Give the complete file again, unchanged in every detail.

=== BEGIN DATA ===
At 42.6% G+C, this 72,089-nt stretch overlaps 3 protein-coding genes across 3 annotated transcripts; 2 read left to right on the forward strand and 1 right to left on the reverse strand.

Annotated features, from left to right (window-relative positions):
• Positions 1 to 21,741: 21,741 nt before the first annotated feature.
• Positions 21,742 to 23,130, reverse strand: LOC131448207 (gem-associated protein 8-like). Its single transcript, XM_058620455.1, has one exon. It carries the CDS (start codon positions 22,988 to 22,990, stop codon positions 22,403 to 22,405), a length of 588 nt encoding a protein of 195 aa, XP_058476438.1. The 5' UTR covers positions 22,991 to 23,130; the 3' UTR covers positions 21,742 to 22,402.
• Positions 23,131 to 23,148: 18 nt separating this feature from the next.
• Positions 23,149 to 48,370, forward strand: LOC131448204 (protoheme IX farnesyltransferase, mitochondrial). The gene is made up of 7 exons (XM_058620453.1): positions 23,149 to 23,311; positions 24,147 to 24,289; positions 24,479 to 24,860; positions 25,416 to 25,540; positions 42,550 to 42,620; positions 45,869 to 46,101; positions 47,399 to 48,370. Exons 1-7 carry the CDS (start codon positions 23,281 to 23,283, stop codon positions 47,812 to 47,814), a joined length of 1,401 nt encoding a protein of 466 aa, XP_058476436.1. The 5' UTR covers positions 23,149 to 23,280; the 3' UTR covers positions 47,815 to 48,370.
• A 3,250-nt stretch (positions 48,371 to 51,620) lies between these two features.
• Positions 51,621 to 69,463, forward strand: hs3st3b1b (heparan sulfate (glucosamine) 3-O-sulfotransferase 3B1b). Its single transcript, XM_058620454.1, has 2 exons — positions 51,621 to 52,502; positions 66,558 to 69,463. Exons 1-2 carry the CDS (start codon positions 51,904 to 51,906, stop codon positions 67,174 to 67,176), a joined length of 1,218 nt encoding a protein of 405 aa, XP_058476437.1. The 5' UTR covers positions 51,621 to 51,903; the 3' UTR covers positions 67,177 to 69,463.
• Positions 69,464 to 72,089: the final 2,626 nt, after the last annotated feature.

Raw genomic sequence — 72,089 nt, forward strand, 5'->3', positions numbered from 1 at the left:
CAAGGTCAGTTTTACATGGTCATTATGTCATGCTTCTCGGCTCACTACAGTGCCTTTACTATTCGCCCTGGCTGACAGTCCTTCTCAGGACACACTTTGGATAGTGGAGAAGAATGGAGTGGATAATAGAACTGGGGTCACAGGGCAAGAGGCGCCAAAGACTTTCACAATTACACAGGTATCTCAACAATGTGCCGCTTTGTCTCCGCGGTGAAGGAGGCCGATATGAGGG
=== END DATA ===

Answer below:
At 42.6% G+C, this 72,089-nt stretch overlaps 3 protein-coding genes across 3 annotated transcripts; 2 read left to right on the forward strand and 1 right to left on the reverse strand.

Annotated features, from left to right (window-relative positions):
• Positions 1 to 21,741: 21,741 nt before the first annotated feature.
• Positions 21,742 to 23,130, reverse strand: LOC131448207 (gem-associated protein 8-like). Its single transcript, XM_058620455.1, has one exon. It carries the CDS (start codon positions 22,988 to 22,990, stop codon positions 22,403 to 22,405), a length of 588 nt encoding a protein of 195 aa, XP_058476438.1. The 5' UTR covers positions 22,991 to 23,130; the 3' UTR covers positions 21,742 to 22,402.
• Positions 23,131 to 23,148: 18 nt separating this feature from the next.
• Positions 23,149 to 48,370, forward strand: LOC131448204 (protoheme IX farnesyltransferase, mitochondrial). The gene is made up of 7 exons (XM_058620453.1): positions 23,149 to 23,311; positions 24,147 to 24,289; positions 24,479 to 24,860; positions 25,416 to 25,540; positions 42,550 to 42,620; positions 45,869 to 46,101; positions 47,399 to 48,370. Exons 1-7 carry the CDS (start codon positions 23,281 to 23,283, stop codon positions 47,812 to 47,814), a joined length of 1,401 nt encoding a protein of 466 aa, XP_058476436.1. The 5' UTR covers positions 23,149 to 23,280; the 3' UTR covers positions 47,815 to 48,370.
• A 3,250-nt stretch (positions 48,371 to 51,620) lies between these two features.
• Positions 51,621 to 69,463, forward strand: hs3st3b1b (heparan sulfate (glucosamine) 3-O-sulfotransferase 3B1b). Its single transcript, XM_058620454.1, has 2 exons — positions 51,621 to 52,502; positions 66,558 to 69,463. Exons 1-2 carry the CDS (start codon positions 51,904 to 51,906, stop codon positions 67,174 to 67,176), a joined length of 1,218 nt encoding a protein of 405 aa, XP_058476437.1. The 5' UTR covers positions 51,621 to 51,903; the 3' UTR covers positions 67,177 to 69,463.
• Positions 69,464 to 72,089: the final 2,626 nt, after the last annotated feature.

Raw genomic sequence — 72,089 nt, forward strand, 5'->3', positions numbered from 1 at the left:
CAAGGTCAGTTTTACATGGTCATTATGTCATGCTTCTCGGCTCACTACAGTGCCTTTACTATTCGCCCTGGCTGACAGTCCTTCTCAGGACACACTTTGGATAGTGGAGAAGAATGGAGTGGATAATAGAACTGGGGTCACAGGGCAAGAGGCGCCAAAGACTTTCACAATTACACAGGTATCTCAACAATGTGCCGCTTTGTCTCCGCGGTGAAGGAGGCCGATATGAGGG